The Australian conductor Charles Mackerras, internationally acclaimed for his championship of Czech repertoire and Janáček’s operas in particular, has died aged 84.
In a long and distinguished career, he worked with most leading musicians of his time, including singers such as Janet Baker, Birgit Nilsson, Lucia Popp, Roberto Alagna, Renée Fleming and Bryn Terfel, and rising young artists such as soprano Danielle de Niese.
He was the first non-Briton to conduct the BBC Last Night of the Proms in 1980.
Born in New York of Australian parents, his family returned to Australia when he was two and he studied in Sydney. He first conducted when principal oboist with the Sydney Symphony Orchestra. Settling in England in 1947, he won a British Council scholarship to study conducting in Prague with Václav Talich, one of the foremost interpreters of Dvořák. ‘It was really a great privilege,’ Mackerras told BBC Music Magazine earlier this year, ‘actually having him talking man to man about all his favourite music.’
It was during that time that Mackerras developed his enthusiasm for the operas of Janáček. Back in London he became a staff conductor at Sadler’s Wells, where in 1951 he conducted the British premiere of the Czech composer’s opera Katya Kabanova.
He also took a practical interest in the period performance of Baroque music, before such research was commonplace; this culminated in his 1959 recording of Handel’s Music for the Royal Fireworks, using 62 wind players and nine percussionists, the authentic forces for which Handel had originally composed.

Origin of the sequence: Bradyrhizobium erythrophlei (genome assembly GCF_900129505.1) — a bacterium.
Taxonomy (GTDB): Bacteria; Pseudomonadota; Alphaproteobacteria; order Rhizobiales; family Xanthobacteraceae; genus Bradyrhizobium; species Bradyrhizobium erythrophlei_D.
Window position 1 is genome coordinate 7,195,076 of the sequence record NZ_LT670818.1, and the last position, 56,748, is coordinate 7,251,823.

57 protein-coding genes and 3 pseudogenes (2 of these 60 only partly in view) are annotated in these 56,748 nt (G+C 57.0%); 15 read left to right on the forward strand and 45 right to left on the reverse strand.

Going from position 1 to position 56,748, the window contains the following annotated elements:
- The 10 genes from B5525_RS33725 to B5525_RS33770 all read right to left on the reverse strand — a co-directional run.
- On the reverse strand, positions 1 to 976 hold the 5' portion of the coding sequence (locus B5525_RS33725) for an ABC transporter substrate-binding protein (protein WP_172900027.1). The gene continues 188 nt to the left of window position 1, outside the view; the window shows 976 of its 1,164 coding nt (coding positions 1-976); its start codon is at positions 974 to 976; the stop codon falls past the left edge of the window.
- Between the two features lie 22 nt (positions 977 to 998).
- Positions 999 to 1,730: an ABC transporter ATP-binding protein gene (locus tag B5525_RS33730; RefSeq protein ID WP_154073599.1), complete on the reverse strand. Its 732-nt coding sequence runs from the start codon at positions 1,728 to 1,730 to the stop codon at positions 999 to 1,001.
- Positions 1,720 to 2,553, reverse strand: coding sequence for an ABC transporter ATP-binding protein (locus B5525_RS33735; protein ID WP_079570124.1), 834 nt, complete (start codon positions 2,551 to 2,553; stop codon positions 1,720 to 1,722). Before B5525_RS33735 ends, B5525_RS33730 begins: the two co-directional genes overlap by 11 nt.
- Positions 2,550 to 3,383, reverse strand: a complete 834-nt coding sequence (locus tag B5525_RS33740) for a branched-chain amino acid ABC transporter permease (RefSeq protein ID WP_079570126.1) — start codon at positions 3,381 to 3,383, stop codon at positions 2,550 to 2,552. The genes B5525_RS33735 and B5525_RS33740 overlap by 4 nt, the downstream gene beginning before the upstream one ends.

His interest in historical performance practice also resulted in a landmark performance of Mozart’s Marriage of Figaro in 1965. In that production, his use of musical ornamentation such as Mozart would have recognised – backed by an article Mackerras published in Opera ‘What Mozart Really Meant’ – has had a lasting influence on performance practice.
Mackerrras was musical director of the Welsh National Opera from 1987 to 1992, where his Janáček productions in particular received critical praise. He continued his pursuit of authentic performance practice with a production of Donizetti’s Lucia di Lammermoor (1989) in which he had the orchestral players arranged in early 19th-century manner, behind as well as in front of him.
His other great enthusiasm was for the music of Arthur Sullivan. He not only performed and recorded several Gilbert and Sullivan operettas but also arranged a ballet Pineapple Poll (1951) from Sullivan’s music, and reconstructed the score of the Cello Concerto when the original manuscript and parts were destroyed in a fire at Chappell’s, having conducted the work 11 years previously.
Though Mackerras was noted for his phenomenal memory, he insisted on conducting with a score before him, even when performing such familiar works as Mozart’s late symphonies – of which he made a BBC Music Magazine Award-winning recording released in 2008.
‘I’ve conducted these works hundreds of times,’ he explained to BBC Music Magazine, ‘yet when I look down at the score I often notice something that has never struck me before. And I try to bring it out in the performance.’
Five landmark recordings from Sir Charles Mackerras
Meet the Artist: Danielle de Niese on working with Charles Mackerras
CD Review: Mackerras conducts Dvořák’s Symphonies Nos 7 & 8
CD Review: Mozart’s Don Giovanni from Charles Mackerras